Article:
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The twist to this story is guitarist Mark Kleinhaut's double identity. When he's not performing and teaching music, Kleinhaut is a vice president of a Boston, MA-based banking institution. But as a musician, the artist adheres to the somewhat traditional school of jazz guitar. On this noteworthy 2002 release, he adds the well-traveled trumpeter Tiger Okoshi to his trio lineup.
The band is in no hurry to get to where they need to go. They effortlessly whirl through a series of breezy swing grooves, a jazz waltz and Bop, while also propagating a catchy melody on the likeable opener, "Cape Hatteras." Okoshi and Kleinhaut's softly executed duet "Erika's Living Room" is all about lyrically charged lines and intricate voicings. On "Talk To You Later," the soloists engage in finger snapping hard Bop unison choruses, as Kleinhaut displays impressive chops via a series of deftly articulated single note leads. Drummer Mark Macksoud and bassist Jim Lyden do their best to maintain sympathetic accompaniment, diligently upping the ante when required. Meanwhile, Okoshi's golden-toned horn work serves as a complementary foil to the guitarist's driving sense of swing and well-placed accents.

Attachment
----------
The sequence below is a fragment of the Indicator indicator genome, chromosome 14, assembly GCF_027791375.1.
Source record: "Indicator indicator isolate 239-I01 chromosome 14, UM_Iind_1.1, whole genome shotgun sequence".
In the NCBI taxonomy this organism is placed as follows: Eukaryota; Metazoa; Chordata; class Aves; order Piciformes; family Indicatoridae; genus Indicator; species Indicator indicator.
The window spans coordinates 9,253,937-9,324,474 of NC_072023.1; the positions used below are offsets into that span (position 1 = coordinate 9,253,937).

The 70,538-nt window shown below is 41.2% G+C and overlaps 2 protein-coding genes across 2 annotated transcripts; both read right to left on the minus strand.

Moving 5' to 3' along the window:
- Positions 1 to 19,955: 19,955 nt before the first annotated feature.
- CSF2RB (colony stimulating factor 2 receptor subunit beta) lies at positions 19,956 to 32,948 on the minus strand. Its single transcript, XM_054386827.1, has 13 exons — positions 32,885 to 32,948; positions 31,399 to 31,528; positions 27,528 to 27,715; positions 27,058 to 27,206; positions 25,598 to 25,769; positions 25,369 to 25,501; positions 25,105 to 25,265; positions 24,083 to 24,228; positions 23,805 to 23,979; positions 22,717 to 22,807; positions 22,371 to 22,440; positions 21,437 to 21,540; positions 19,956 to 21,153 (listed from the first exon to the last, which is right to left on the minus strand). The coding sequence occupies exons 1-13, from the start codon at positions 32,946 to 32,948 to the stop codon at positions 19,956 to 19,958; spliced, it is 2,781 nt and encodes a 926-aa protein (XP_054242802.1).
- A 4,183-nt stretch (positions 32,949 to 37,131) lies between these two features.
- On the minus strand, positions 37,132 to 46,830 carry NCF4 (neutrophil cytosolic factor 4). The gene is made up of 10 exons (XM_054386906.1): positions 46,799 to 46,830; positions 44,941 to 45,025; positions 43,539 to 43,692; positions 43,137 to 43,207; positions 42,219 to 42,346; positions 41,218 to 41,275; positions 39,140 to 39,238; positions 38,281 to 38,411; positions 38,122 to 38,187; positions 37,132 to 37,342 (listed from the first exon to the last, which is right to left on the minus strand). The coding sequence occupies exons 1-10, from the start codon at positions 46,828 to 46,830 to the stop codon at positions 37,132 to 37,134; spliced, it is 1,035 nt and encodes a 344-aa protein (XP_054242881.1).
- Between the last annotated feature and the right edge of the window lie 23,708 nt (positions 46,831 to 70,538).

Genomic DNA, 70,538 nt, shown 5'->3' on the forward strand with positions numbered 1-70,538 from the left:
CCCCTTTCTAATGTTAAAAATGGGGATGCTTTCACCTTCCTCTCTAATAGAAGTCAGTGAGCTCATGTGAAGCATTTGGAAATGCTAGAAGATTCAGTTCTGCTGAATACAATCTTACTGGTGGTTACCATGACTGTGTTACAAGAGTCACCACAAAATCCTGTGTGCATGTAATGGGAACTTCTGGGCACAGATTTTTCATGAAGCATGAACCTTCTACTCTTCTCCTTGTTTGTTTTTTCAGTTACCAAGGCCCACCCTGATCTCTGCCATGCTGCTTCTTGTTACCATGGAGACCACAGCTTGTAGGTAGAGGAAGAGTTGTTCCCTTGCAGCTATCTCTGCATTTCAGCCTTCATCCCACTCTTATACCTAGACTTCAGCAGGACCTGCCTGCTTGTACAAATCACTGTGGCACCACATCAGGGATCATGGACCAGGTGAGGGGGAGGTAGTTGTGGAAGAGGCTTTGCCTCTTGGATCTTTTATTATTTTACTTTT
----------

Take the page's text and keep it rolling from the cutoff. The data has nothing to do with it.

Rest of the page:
In the pugilistic world, styles make fights; and in the cinema, good casting adds realism. Here, distinct musical personalities mirror some of these notions as they elevate the tried and true via a program that bespeaks verve and panache. Perhaps Lord Chesterfield's decree that "style is the dress of thoughts" could serve as a paradigm for this conspicuously engrossing set. Recommended.
I love jazz because it's so different than pop and has an emotional pull that other music does not have.
I was first exposed to jazz when I saw Dave Brubeck in 1974.
The first jazz record I bought was Bitches Brew by Miles Davis.